Contacts: David Lodge, lodge.1@nd.edu, 574-631-6094; Richard Horan, horan@msu.edu, 517-355-1301; Eli Fenichel, eli.fenichel@asu.edu, 480-965-4027; Kevin Drury, kevindrury@bethelcollege.edu, 574-807-7095

Richard Horan | EurekAlert!
Further information:
http://www.msu.edu

More articles from Ecology, The Environment and Conservation:

nachricht Bioinvasion on the rise
15.02.2017 | Universität Konstanz

nachricht Litter Levels in the Depths of the Arctic are On the Rise
10.02.2017 | Alfred-Wegener-Institut, Helmholtz-Zentrum für Polar- und Meeresforschung

All articles from Ecology, The Environment and Conservation >>>

The most recent press releases about innovation >>>

Die letzten 5 Focus-News des innovations-reports im Überblick:

Im Focus: Breakthrough with a chain of gold atoms

In the field of nanoscience, an international team of physicists with participants from Konstanz has achieved a breakthrough in understanding heat transport

In the field of nanoscience, an international team of physicists with participants from Konstanz has achieved a breakthrough in understanding heat transport

Im Focus: DNA repair: a new letter in the cell alphabet

Results reveal how discoveries may be hidden in scientific “blind spots”

Cells need to repair damaged DNA in our genes to prevent the development of cancer and other diseases. Our cells therefore activate and send “repair-proteins”...

Im Focus: Dresdner scientists print tomorrow’s world

The Fraunhofer IWS Dresden and Technische Universität Dresden inaugurated their jointly operated Center for Additive Manufacturing Dresden (AMCD) with a festive ceremony on February 7, 2017. Scientists from various disciplines perform research on materials, additive manufacturing processes and innovative technologies, which build up components in a layer by layer process. This technology opens up new horizons for component design and combinations of functions. For example during fabrication, electrical conductors and sensors are already able to be additively manufactured into components. They provide information about stress conditions of a product during operation.

The 3D-printing technology, or additive manufacturing as it is often called, has long made the step out of scientific research laboratories into industrial...

Im Focus: Mimicking nature's cellular architectures via 3-D printing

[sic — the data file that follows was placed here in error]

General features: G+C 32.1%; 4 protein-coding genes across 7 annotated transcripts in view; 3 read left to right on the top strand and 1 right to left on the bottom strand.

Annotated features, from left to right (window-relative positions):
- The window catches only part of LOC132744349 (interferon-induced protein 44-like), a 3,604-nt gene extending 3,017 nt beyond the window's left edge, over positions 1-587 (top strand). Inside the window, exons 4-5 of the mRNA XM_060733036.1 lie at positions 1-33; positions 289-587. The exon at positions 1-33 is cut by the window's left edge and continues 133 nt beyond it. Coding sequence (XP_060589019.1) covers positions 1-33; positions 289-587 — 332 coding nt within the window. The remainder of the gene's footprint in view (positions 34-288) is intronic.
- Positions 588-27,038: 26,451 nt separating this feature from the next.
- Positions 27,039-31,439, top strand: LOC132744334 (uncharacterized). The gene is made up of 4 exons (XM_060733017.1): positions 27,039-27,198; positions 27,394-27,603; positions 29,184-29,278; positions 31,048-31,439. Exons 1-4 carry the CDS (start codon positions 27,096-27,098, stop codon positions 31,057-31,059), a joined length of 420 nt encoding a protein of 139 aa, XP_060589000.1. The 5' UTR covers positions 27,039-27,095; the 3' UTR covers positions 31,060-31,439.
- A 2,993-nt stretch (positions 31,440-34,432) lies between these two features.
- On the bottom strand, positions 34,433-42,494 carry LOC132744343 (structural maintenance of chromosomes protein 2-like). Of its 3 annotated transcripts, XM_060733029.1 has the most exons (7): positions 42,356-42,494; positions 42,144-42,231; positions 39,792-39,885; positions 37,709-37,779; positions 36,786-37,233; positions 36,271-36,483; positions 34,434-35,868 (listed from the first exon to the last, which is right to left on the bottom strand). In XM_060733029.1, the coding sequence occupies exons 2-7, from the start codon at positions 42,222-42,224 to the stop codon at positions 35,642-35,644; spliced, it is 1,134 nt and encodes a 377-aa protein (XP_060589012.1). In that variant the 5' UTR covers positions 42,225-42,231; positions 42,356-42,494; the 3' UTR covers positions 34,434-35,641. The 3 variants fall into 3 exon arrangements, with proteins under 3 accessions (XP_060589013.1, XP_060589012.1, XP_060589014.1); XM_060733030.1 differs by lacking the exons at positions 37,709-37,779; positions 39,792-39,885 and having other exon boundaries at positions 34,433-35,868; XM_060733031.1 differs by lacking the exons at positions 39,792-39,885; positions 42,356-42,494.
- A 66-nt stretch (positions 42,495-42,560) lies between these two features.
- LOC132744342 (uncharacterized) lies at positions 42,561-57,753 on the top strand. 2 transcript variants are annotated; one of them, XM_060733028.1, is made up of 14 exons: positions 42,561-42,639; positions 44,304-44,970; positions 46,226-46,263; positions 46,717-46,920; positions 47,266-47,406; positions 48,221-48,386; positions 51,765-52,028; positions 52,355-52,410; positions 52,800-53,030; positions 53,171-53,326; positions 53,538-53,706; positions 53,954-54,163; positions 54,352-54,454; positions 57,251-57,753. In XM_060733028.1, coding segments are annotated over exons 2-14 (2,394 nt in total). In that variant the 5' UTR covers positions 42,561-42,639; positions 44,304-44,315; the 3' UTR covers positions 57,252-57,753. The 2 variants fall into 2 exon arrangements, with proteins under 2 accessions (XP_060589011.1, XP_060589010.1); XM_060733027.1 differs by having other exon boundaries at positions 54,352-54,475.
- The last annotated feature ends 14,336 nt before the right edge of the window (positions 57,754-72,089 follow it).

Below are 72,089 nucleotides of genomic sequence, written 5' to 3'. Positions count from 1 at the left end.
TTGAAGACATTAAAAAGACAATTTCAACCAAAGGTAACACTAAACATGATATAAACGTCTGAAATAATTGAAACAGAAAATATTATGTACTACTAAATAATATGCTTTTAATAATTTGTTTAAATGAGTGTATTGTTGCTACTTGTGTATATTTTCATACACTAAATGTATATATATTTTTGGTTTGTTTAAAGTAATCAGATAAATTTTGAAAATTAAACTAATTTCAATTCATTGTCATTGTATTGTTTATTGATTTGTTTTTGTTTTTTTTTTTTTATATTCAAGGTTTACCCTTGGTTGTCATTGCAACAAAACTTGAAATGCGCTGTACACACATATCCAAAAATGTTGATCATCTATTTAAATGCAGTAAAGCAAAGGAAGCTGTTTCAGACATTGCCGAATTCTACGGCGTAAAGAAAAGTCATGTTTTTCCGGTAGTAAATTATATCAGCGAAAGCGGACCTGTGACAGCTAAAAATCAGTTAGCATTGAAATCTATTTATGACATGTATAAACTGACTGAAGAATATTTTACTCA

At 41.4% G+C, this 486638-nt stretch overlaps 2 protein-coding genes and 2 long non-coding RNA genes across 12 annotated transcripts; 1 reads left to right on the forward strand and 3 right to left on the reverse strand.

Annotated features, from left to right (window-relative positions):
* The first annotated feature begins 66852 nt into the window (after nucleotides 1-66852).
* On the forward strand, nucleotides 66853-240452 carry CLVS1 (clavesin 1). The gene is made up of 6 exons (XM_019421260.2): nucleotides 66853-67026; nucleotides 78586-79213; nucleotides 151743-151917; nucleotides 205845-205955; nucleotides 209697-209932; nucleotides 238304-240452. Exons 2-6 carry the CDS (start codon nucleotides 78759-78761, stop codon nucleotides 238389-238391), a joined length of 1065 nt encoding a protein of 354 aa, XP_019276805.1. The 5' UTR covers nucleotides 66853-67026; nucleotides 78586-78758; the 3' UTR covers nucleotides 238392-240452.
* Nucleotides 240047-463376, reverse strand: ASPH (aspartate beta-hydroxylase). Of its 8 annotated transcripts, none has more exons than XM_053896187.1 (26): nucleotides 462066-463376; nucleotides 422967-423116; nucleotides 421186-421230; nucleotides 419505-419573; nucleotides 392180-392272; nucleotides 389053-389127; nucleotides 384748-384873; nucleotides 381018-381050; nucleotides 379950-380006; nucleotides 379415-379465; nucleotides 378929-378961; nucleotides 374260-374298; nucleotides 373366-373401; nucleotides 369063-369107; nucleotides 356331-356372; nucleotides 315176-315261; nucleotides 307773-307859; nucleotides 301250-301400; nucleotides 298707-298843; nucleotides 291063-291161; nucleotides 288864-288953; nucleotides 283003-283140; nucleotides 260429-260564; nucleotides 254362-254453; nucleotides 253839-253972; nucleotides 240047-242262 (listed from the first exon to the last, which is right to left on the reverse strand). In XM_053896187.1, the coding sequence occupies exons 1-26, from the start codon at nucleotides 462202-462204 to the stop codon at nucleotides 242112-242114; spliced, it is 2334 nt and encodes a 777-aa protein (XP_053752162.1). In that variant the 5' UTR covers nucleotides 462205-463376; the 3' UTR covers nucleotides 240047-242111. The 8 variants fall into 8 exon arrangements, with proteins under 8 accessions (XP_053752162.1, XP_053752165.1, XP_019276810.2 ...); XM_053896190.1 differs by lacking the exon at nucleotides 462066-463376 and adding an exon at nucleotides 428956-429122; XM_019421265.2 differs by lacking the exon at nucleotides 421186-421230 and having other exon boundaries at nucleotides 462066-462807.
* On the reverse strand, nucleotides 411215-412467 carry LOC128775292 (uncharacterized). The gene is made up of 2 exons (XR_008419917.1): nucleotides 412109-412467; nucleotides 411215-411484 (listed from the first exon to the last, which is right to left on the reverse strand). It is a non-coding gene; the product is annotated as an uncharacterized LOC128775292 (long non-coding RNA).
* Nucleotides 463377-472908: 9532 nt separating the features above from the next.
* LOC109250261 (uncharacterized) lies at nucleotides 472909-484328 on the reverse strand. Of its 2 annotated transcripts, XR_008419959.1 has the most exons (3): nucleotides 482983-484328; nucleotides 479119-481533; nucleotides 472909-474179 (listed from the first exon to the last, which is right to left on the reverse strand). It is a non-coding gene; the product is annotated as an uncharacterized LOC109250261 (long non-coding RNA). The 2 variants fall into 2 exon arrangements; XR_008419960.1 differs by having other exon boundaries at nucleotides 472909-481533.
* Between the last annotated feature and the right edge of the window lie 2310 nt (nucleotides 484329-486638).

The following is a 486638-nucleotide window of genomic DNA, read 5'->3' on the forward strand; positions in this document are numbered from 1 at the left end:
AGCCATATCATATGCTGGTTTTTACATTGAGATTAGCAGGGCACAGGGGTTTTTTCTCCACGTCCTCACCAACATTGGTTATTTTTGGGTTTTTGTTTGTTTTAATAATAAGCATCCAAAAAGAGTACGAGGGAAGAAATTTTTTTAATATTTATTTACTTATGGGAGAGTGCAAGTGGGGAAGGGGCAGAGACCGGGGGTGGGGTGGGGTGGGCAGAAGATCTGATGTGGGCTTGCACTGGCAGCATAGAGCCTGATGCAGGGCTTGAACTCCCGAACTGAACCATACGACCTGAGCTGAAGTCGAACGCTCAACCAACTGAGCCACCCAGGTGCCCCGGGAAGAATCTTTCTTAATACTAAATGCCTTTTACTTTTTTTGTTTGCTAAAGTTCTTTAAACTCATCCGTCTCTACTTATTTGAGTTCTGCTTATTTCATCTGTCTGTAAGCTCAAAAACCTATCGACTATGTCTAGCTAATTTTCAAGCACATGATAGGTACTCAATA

Research offers new level of control over the structure of 3-D printed materials

Nature does amazing things with limited design materials. Grass, for example, can support its own weight, resist strong wind loads, and recover after being...

Im Focus: Three Magnetic States for Each Hole

Nanometer-scale magnetic perforated grids could create new possibilities for computing. Together with international colleagues, scientists from the Helmholtz Zentrum Dresden-Rossendorf (HZDR) have shown how a cobalt grid can be reliably programmed at room temperature. In addition they discovered that for every hole ("antidot") three magnetic states can be configured. The results have been published in the journal "Scientific Reports".

Physicist Dr. Rantej Bali from the HZDR, together with scientists from Singapore and Australia, designed a special grid structure in a thin layer of cobalt in...

All Focus news of the innovation-report >>>

Anzeige

Anzeige

Event News

Booth and panel discussion – The Lindau Nobel Laureate Meetings at the AAAS 2017 Annual Meeting

13.02.2017 | Event News

Complex Loading versus Hidden Reserves

10.02.2017 | Event News

International Conference on Crystal Growth in Freiburg

09.02.2017 | Event News

 
Latest News

Microhotplates for a smart gas sensor

22.02.2017 | Power and Electrical Engineering

Scientists unlock ability to generate new sensory hair cells

22.02.2017 | Life Sciences

Prediction: More gas-giants will be found orbiting Sun-like stars

22.02.2017 | Physics and Astronomy

VideoLinks
B2B-VideoLinks
More VideoLinks >>>